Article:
Portela said she left Liberty Reserve in December 2011, after working for the company for more than two years.
Liberty accounts that have been seized in Costa Rica since January 2012 include $17 million in Grupo Mutual Alajuela, $1.8 million in Bancrédito and $1 million in Banco Lafise, the Prosecutor’s Office stated.
The Prosecutor’s Office also released a detailed report of the actions U.S. and Costa Rican officials took to investigate and prosecute the case, beginning in March 2011.
Fate of other players?
Another question is what will happen to other players in the Liberty Reserve operation, particularly a group of Costa Ricans who remain at large. The Prosecutor’s Office will not comment on Allan Hidalgo, aka “Allan García,” Ahmed Yassine, aka “Alex,” or Kelsin Antonio Varela Figueroa, who is listed in public documents as the president of Liberty Reserve Solutions CR S.A.
It is unclear if an arrest warrant has been issued for any of the men. Yassine and Hidalgo are named in the U.S. indictment, although sources told The Tico Times that they could not be extradited to the U.S. because they are Costa Rican nationals. The Costa Rican Constitution prevents nationals from being extradited, except in very specific drug- or terrorism-related cases.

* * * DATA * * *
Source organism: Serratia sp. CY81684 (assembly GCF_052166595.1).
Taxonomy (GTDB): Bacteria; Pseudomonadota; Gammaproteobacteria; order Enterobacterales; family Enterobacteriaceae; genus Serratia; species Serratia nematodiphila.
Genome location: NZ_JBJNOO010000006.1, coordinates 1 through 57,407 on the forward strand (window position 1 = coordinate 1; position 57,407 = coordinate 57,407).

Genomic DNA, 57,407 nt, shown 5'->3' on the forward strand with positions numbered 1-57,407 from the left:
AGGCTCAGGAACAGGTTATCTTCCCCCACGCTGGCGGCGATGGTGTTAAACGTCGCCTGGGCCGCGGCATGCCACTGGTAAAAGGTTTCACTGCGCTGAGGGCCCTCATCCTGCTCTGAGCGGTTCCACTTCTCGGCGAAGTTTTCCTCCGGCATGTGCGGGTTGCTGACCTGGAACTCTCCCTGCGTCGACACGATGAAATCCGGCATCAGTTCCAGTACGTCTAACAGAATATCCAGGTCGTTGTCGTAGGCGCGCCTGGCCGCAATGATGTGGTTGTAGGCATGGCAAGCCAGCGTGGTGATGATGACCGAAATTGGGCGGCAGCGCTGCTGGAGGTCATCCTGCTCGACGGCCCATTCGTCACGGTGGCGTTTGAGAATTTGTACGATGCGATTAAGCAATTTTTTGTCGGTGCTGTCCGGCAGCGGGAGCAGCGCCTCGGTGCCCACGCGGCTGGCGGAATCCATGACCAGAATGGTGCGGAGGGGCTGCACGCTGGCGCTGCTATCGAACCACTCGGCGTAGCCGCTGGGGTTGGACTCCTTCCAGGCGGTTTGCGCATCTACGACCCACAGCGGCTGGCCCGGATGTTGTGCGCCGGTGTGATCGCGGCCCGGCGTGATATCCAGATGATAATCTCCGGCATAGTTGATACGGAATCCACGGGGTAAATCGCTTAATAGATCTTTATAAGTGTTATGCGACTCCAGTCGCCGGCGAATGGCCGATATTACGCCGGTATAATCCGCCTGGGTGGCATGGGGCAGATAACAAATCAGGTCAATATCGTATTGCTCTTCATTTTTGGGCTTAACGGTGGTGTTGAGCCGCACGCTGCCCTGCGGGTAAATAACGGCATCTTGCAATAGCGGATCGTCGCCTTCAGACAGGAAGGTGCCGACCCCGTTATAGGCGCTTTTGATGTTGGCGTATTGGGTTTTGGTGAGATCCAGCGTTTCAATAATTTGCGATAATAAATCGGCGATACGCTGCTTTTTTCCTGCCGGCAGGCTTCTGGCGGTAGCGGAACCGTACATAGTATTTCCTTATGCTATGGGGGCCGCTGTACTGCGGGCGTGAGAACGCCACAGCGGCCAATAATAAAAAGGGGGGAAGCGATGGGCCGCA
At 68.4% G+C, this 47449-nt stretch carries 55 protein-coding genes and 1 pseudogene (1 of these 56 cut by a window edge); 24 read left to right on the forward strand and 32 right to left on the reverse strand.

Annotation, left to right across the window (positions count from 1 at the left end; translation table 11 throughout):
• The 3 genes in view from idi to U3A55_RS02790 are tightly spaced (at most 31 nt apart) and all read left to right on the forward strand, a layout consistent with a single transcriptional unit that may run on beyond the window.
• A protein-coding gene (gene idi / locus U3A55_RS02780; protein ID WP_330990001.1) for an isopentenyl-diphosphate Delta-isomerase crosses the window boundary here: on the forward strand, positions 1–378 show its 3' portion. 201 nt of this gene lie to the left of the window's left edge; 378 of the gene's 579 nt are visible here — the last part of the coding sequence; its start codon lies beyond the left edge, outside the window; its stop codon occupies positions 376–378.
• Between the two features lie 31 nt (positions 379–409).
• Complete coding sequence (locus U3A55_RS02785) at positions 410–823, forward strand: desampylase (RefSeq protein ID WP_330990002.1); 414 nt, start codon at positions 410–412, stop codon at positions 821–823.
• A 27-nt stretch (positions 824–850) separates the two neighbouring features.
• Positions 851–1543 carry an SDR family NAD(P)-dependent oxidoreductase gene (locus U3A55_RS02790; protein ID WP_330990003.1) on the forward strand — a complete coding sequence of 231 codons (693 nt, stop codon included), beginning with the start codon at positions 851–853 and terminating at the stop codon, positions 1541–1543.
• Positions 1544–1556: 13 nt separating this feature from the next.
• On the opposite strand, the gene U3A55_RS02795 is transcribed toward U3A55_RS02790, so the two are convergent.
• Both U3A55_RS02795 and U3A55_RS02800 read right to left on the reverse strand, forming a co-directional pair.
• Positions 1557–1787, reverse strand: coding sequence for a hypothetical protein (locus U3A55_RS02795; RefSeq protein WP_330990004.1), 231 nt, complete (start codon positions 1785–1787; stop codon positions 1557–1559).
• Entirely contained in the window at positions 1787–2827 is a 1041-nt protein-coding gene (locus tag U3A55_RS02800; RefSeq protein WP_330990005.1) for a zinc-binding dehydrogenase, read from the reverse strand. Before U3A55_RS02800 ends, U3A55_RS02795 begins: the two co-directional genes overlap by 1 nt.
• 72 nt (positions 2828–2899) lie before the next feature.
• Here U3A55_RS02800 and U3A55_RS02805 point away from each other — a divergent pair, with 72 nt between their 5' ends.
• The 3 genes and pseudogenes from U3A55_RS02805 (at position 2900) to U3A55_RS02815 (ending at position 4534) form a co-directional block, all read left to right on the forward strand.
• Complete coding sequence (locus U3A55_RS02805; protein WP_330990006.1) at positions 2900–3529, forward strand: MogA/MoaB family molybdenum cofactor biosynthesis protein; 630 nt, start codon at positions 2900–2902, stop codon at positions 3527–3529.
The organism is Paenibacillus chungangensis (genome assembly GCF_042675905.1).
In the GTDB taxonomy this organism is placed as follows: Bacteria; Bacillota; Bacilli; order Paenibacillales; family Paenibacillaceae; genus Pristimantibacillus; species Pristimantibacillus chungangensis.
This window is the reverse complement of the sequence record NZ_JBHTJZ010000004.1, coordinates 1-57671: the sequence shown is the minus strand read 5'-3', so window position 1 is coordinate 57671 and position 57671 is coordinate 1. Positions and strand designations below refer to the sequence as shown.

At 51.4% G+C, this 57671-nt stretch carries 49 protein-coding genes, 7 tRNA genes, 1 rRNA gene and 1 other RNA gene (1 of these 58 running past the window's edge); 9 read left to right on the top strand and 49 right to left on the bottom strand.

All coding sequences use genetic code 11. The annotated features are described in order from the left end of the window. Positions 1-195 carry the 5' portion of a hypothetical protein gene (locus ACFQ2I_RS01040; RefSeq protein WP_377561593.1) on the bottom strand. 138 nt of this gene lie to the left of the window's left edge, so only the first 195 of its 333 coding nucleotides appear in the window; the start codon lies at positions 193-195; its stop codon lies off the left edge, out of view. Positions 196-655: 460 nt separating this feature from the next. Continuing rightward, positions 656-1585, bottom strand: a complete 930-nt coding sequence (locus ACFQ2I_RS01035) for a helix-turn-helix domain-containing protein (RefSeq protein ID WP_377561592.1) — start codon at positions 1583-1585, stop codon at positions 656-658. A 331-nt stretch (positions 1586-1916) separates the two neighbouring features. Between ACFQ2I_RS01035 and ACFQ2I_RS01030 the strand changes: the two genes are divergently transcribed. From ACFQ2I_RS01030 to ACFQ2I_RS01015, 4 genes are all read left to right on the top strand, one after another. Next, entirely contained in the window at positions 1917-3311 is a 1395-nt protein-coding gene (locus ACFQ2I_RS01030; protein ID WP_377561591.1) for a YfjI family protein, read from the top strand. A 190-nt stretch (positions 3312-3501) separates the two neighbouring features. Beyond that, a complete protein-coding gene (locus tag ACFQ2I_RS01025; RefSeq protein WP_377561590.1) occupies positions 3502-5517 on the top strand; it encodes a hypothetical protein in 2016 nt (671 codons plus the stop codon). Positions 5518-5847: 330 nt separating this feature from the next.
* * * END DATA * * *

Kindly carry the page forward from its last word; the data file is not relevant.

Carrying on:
According to public records, Hidalgo, 28, who is listed as president of Liberty Reserve S.A., has not left the country since arriving from Colombia in September 2012.
Yassine, 42, a Moroccan who became a naturalized Costa Rican following a November 2006 marriage (he and his Costa Rican wife were divorced in March 2010, according to public records), has not left Costa Rica since returning from Spain in October 2012.
Confidentiality contracts that Liberty employees were forced to sign state that Yassine is Liberty’s “legal representative.” A search of the Attorneys Association registry does not show that he is an affiliate.